Many Americans unaware of lifestyle factors that increase cancer risk
the ONA take:
According to a new survey conducted by the American Institute for Cancer Research (AICR), researchers have found that fewer than half of Americans are aware that certain major lifestyle factors can increase their risk of developing cancer, and instead worry about cancer-causing claims that lack scientific evidence.
For the study, researchers polled more than 1,100 U.S. adults about their awareness of lifestyle risk factors for cancer. Results showed that only a minority of participants were aware that diets high in red meat or low in fruits and vegetables, obesity, and physical inactivity can increase a person's risk for developing cancer.
The study also found that more Americans are concerned about cancer-causing hormones in food and stress that have no scientific evidence to support those claims.
Specifically, 54 to 62% of participants reported that they believe food additives, genetically modified foods, hormones in beef, and psychological stress increase cancer risk. Over half of respondents believed artificial sweeteners cause cancer.
Fewer than half of Americans are aware that certain major lifestyle factors can increase their risk of developing cancer.
- Novel Blood Test Detects Cancer, Locates Tumor Without Invasive Procedures
- Cabozantinib Activates Innate Immune Response, Eliminating Prostate Cancer
- Shorter Treatment of Breast Cancer with Trastuzumab May Lead to Improved Results
- Colorectal Cancer Rates Increased Sharply Among Generation X and Millennials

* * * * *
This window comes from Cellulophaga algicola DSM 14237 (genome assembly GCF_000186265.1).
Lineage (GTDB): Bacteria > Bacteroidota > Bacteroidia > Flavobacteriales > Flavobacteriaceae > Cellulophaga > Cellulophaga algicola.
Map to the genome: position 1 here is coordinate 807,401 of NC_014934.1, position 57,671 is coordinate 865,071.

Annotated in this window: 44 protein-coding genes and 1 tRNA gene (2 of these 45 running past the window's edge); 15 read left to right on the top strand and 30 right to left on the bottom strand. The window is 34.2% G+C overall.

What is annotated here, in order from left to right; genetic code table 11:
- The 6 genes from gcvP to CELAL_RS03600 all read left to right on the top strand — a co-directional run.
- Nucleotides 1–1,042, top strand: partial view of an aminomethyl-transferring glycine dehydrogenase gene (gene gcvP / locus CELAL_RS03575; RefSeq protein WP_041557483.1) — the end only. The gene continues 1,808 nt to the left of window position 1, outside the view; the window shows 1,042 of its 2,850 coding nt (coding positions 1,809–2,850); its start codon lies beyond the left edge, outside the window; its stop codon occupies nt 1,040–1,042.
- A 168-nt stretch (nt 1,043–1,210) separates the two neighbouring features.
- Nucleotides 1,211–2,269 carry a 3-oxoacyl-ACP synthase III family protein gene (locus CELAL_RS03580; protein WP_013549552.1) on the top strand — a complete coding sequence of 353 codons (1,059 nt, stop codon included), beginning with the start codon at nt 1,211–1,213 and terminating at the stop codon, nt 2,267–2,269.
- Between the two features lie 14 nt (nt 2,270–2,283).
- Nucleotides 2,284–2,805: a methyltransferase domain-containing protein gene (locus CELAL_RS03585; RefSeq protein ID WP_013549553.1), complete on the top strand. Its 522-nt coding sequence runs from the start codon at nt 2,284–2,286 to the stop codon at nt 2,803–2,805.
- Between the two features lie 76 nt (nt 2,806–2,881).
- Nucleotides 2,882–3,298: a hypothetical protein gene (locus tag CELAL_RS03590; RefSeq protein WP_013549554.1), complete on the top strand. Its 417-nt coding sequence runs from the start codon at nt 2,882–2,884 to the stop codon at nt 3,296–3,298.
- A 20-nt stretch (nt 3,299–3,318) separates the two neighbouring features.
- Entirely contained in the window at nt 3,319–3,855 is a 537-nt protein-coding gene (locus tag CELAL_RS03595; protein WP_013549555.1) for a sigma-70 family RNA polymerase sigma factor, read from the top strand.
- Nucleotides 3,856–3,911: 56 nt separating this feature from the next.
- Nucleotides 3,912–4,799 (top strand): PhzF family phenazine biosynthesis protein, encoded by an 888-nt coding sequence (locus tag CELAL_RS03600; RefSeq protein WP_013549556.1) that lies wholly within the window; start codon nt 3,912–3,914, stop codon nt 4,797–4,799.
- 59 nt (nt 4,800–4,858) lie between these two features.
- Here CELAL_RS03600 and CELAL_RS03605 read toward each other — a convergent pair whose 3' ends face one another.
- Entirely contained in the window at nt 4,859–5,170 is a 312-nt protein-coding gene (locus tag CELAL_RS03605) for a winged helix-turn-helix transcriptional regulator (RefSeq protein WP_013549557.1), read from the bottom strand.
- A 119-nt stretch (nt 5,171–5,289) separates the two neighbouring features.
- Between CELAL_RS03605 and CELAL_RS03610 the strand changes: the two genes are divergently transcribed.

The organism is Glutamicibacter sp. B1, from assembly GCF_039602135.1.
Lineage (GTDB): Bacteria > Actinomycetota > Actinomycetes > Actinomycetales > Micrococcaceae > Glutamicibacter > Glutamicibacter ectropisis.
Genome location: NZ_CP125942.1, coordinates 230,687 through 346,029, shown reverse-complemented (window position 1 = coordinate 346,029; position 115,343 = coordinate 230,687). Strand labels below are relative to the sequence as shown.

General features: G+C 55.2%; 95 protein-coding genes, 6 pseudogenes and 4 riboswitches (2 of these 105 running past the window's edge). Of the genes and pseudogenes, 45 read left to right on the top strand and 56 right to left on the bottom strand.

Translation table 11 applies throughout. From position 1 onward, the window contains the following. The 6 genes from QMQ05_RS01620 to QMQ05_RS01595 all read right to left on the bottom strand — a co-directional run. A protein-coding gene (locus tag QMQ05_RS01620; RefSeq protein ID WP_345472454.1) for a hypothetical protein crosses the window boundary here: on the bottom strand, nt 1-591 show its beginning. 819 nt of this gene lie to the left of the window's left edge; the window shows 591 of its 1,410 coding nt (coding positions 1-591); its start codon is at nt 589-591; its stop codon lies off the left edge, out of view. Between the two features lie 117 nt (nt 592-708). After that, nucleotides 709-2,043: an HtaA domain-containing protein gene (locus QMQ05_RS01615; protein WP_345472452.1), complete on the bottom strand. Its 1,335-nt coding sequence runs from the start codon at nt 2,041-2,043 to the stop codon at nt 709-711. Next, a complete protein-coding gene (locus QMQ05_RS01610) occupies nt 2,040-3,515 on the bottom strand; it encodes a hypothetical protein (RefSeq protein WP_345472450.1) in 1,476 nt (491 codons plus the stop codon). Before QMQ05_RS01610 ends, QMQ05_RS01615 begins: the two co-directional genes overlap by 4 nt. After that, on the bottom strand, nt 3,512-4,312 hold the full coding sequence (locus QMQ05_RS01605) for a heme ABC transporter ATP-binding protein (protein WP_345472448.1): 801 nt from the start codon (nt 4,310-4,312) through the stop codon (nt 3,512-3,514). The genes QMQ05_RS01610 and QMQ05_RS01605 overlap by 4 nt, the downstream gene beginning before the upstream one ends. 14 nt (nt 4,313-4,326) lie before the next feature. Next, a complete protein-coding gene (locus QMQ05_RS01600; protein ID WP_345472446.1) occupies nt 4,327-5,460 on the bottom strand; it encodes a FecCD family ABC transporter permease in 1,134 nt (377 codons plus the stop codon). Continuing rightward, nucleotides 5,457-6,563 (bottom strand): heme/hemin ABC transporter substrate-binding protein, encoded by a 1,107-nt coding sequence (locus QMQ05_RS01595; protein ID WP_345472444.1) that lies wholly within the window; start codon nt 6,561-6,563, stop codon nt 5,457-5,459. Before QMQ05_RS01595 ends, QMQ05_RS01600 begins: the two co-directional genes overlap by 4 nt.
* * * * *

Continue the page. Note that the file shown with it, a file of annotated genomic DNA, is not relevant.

- Pneumonia Associated With Common Cold May Cause Fatal Illness in Stem Cell Transplant Recipients
- Early Palliative Care Reduced ICU Use in Patients With Advanced Cancer
- Ginger Extract Raises Antioxidant Levels in Patients Undergoing Chemotherapy
- Nurse Navigators Improve Physician Engagement in Pretreatment Discussions
- Screening Increases Early Palliative Care, Reduces Aggressive EOL Measures
- Antiperspirants/Deodorants and Breast Cancer (Fact Sheet)
- Exercise Improves Coping While Undergoing Chemotherapy for Advanced GI Cancer
- Genetic Similarity to BRCA1/BRCA2 Mutations May Impact Treatment Options
- Evidenced-Based Radiation Treatment Tied to Cost Savings in Early Stage Breast Cancer
- Genome Sequencing Explains Resistance to CTLA-4 and PD-1 Inhibitors in Metastatic Melanoma
- Lifestyle Choices Have Greater Influence on Colon and Rectal Cancer Risk
Sign Up for Free e-newsletters
Regimen and Drug Listings
GET FULL LISTINGS OF TREATMENT Regimens and Drug INFORMATION
|Head and Neck Cancer||Regimens||Drugs|